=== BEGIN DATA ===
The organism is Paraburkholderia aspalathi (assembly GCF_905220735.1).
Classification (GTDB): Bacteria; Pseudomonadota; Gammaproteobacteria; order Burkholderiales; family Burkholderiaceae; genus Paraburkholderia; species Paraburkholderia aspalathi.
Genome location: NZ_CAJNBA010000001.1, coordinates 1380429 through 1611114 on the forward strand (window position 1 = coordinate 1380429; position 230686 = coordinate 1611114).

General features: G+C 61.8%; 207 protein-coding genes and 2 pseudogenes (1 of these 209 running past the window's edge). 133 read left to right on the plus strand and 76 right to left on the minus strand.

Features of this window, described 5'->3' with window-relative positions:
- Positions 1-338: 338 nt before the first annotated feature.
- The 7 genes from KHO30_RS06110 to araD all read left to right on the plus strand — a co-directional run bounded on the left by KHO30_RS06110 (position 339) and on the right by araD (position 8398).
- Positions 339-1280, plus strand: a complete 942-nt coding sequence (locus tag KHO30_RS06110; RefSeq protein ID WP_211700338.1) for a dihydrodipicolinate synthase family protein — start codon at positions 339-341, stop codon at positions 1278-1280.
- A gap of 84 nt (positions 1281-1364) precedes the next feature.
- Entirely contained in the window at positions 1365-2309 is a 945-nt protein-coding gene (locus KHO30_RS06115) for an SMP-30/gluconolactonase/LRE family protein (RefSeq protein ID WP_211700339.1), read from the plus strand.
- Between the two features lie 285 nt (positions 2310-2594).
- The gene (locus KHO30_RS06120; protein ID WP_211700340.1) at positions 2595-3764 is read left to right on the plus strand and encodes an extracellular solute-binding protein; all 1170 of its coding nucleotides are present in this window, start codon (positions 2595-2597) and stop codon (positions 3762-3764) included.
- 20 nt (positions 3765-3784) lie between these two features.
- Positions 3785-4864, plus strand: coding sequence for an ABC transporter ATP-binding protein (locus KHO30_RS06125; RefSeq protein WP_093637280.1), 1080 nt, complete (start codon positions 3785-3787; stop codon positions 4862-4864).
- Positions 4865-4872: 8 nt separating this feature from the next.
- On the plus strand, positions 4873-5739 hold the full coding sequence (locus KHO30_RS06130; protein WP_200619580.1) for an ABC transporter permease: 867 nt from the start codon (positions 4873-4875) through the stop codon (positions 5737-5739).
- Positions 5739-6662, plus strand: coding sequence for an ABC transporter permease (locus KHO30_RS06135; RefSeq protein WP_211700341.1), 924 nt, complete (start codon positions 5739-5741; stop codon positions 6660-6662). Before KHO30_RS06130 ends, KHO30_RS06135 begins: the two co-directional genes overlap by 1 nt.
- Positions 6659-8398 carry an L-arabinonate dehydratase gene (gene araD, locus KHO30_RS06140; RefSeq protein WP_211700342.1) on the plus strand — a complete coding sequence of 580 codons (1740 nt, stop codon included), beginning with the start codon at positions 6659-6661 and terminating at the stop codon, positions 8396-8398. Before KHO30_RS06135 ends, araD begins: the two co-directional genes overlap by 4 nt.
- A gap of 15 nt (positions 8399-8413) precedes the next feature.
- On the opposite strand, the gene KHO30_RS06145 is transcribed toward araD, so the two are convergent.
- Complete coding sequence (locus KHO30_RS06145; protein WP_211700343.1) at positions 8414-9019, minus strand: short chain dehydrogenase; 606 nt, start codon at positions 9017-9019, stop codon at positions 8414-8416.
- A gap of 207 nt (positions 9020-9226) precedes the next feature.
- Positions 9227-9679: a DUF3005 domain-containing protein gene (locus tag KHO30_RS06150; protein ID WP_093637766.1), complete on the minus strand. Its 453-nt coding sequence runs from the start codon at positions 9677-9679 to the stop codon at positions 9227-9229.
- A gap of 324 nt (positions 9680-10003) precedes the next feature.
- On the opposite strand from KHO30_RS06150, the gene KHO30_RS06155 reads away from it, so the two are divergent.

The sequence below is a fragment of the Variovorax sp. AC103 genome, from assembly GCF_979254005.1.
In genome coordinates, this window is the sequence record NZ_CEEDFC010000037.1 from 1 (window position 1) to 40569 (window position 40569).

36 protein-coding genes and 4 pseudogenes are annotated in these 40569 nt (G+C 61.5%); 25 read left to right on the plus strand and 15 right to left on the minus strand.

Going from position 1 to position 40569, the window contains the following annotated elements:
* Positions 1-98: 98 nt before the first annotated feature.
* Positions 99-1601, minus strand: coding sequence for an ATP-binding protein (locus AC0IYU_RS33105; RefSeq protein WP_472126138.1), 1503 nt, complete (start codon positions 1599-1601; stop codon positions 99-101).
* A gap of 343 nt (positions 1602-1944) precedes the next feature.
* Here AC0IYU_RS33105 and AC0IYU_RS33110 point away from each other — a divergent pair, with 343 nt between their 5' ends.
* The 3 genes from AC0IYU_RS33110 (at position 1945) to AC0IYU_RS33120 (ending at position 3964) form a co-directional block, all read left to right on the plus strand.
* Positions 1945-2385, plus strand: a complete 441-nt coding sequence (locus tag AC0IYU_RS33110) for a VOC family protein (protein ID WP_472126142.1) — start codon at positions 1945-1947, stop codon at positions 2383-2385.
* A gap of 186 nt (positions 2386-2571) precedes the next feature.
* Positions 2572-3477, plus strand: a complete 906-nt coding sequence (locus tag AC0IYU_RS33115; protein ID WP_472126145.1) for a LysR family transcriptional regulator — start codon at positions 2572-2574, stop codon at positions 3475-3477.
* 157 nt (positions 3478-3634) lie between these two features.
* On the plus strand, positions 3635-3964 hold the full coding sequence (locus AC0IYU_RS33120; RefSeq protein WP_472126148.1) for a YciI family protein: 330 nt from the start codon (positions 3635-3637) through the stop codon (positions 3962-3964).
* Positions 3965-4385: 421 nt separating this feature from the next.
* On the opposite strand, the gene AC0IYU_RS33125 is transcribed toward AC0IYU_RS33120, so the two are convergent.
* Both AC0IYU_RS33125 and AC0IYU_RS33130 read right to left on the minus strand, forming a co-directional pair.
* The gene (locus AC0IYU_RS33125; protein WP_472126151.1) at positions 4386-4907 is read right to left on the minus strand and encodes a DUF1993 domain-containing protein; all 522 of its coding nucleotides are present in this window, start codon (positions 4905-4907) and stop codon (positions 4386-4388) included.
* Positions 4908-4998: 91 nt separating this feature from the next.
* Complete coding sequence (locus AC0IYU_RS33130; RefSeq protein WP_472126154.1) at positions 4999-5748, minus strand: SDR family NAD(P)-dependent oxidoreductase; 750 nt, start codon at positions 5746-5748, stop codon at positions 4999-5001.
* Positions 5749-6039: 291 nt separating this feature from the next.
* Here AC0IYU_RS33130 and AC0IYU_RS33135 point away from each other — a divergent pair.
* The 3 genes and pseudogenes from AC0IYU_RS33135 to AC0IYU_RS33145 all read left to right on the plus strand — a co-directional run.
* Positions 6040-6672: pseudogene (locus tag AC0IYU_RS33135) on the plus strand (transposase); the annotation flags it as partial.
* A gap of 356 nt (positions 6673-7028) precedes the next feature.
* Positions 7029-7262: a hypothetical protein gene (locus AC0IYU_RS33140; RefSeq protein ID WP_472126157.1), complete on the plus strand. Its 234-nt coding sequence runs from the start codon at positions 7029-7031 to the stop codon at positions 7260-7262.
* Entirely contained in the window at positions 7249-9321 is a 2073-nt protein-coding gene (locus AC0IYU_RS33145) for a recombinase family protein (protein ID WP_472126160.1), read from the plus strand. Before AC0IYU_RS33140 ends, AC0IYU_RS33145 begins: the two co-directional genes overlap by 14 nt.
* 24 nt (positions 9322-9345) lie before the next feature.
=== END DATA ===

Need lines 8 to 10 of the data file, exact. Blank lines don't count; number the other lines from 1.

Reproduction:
- Positions 339-1280, plus strand: a complete 942-nt coding sequence (locus tag KHO30_RS06110; RefSeq protein ID WP_211700338.1) for a dihydrodipicolinate synthase family protein — start codon at positions 339-341, stop codon at positions 1278-1280.
- A gap of 84 nt (positions 1281-1364) precedes the next feature.
- Entirely contained in the window at positions 1365-2309 is a 945-nt protein-coding gene (locus KHO30_RS06115) for an SMP-30/gluconolactonase/LRE family protein (RefSeq protein ID WP_211700339.1), read from the plus strand.